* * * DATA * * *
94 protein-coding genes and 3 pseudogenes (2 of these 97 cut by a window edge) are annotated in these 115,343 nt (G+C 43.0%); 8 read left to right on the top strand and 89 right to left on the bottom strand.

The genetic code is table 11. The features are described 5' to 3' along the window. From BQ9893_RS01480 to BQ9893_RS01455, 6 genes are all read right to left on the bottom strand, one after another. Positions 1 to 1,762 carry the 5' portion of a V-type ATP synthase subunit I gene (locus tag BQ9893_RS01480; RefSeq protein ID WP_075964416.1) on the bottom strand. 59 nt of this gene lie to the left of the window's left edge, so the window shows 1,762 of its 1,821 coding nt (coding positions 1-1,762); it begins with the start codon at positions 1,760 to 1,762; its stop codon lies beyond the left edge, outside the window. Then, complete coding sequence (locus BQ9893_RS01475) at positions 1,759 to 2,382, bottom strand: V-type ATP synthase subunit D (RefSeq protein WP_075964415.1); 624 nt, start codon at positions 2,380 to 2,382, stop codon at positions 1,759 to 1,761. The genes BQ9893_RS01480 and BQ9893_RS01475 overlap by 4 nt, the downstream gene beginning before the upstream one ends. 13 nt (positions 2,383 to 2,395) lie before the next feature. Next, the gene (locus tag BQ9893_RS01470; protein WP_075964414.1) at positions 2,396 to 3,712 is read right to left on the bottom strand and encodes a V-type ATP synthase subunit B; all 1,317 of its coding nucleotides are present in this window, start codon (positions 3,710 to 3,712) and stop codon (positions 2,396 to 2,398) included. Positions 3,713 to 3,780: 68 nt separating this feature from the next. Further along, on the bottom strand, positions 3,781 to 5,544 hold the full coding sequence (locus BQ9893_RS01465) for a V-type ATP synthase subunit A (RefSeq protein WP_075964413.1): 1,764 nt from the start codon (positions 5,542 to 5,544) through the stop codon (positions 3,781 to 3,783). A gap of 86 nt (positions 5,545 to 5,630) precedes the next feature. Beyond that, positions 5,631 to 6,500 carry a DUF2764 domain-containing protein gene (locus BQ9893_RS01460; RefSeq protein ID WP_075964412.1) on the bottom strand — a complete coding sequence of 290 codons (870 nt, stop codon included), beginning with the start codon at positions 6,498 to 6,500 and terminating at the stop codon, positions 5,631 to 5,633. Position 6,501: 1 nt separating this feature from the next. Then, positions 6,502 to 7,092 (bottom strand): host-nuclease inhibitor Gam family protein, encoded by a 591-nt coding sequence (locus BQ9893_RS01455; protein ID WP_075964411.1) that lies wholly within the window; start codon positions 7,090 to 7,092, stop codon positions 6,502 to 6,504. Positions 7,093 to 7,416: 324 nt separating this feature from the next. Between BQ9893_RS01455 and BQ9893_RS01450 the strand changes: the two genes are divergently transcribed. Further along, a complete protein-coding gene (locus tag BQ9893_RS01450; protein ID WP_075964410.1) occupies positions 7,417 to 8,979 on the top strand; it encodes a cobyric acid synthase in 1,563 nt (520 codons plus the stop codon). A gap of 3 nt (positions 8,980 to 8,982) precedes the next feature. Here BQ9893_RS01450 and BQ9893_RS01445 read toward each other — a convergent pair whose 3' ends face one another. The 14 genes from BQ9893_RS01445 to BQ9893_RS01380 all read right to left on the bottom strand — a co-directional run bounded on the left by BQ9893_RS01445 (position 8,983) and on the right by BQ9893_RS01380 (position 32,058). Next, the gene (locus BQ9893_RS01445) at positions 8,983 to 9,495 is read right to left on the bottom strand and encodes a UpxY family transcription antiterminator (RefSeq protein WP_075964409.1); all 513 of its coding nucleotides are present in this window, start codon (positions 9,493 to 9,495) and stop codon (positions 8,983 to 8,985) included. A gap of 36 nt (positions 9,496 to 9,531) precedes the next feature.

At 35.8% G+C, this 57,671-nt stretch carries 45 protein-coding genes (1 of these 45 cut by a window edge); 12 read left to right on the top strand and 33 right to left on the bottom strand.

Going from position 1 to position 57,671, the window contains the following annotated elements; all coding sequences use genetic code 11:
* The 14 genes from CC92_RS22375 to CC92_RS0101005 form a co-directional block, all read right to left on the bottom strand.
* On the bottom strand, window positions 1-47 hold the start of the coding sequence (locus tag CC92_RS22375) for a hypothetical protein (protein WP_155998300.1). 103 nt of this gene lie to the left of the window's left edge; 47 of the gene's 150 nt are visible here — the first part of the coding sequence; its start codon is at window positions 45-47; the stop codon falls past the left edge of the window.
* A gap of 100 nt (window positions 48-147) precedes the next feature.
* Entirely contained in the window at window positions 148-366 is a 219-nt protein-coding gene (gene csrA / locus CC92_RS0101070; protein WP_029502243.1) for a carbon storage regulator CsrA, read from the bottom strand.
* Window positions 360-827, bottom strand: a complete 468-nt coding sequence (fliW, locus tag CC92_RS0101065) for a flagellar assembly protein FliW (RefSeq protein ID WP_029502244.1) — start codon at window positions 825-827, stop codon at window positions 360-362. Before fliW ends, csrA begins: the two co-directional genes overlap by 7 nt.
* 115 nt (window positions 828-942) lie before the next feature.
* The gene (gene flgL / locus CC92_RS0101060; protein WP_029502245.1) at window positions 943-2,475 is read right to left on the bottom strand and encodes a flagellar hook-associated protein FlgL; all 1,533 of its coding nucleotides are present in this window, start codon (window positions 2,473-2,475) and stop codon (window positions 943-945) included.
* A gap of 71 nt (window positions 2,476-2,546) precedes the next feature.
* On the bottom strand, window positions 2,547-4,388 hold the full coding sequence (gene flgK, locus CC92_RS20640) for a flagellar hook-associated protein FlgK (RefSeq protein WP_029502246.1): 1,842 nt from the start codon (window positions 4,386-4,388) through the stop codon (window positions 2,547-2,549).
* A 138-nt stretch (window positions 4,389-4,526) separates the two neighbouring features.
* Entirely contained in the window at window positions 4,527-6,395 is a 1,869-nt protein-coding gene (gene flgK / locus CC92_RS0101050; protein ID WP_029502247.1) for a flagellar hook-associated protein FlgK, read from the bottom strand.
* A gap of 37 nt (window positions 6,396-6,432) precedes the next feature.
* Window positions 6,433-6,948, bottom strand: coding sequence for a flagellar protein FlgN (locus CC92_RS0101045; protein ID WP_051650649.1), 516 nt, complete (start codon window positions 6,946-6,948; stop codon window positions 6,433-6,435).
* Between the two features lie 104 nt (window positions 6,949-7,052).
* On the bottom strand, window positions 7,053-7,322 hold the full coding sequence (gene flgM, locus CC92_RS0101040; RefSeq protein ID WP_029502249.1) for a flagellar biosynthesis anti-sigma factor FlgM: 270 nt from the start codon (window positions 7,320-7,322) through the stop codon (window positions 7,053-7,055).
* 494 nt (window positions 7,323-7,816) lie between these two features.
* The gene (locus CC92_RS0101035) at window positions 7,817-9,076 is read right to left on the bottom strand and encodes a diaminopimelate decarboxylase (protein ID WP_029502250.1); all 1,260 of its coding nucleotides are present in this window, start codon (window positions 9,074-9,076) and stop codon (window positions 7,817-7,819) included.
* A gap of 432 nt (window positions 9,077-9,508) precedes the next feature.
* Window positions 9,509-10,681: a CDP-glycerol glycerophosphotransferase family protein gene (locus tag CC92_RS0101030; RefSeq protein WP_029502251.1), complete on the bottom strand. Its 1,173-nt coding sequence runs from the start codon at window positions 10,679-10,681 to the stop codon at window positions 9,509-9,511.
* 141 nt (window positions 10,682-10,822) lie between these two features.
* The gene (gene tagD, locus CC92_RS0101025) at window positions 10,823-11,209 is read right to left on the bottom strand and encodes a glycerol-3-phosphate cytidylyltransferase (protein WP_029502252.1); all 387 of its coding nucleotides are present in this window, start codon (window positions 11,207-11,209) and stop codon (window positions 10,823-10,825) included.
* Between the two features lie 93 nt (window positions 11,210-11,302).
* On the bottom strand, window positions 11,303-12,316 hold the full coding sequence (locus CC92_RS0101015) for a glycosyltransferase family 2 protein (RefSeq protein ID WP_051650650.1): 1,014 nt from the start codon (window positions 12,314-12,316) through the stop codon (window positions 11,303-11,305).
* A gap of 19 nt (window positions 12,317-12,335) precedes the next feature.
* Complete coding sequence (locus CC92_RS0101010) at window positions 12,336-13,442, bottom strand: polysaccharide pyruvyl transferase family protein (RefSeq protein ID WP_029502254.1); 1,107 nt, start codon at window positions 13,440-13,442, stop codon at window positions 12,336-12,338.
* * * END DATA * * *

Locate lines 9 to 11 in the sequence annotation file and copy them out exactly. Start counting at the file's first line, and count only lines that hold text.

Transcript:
* Window positions 360-827, bottom strand: a complete 468-nt coding sequence (fliW, locus tag CC92_RS0101065) for a flagellar assembly protein FliW (RefSeq protein ID WP_029502244.1) — start codon at window positions 825-827, stop codon at window positions 360-362. Before fliW ends, csrA begins: the two co-directional genes overlap by 7 nt.
* 115 nt (window positions 828-942) lie before the next feature.
* The gene (gene flgL / locus CC92_RS0101060; protein WP_029502245.1) at window positions 943-2,475 is read right to left on the bottom strand and encodes a flagellar hook-associated protein FlgL; all 1,533 of its coding nucleotides are present in this window, start codon (window positions 2,473-2,475) and stop codon (window positions 943-945) included.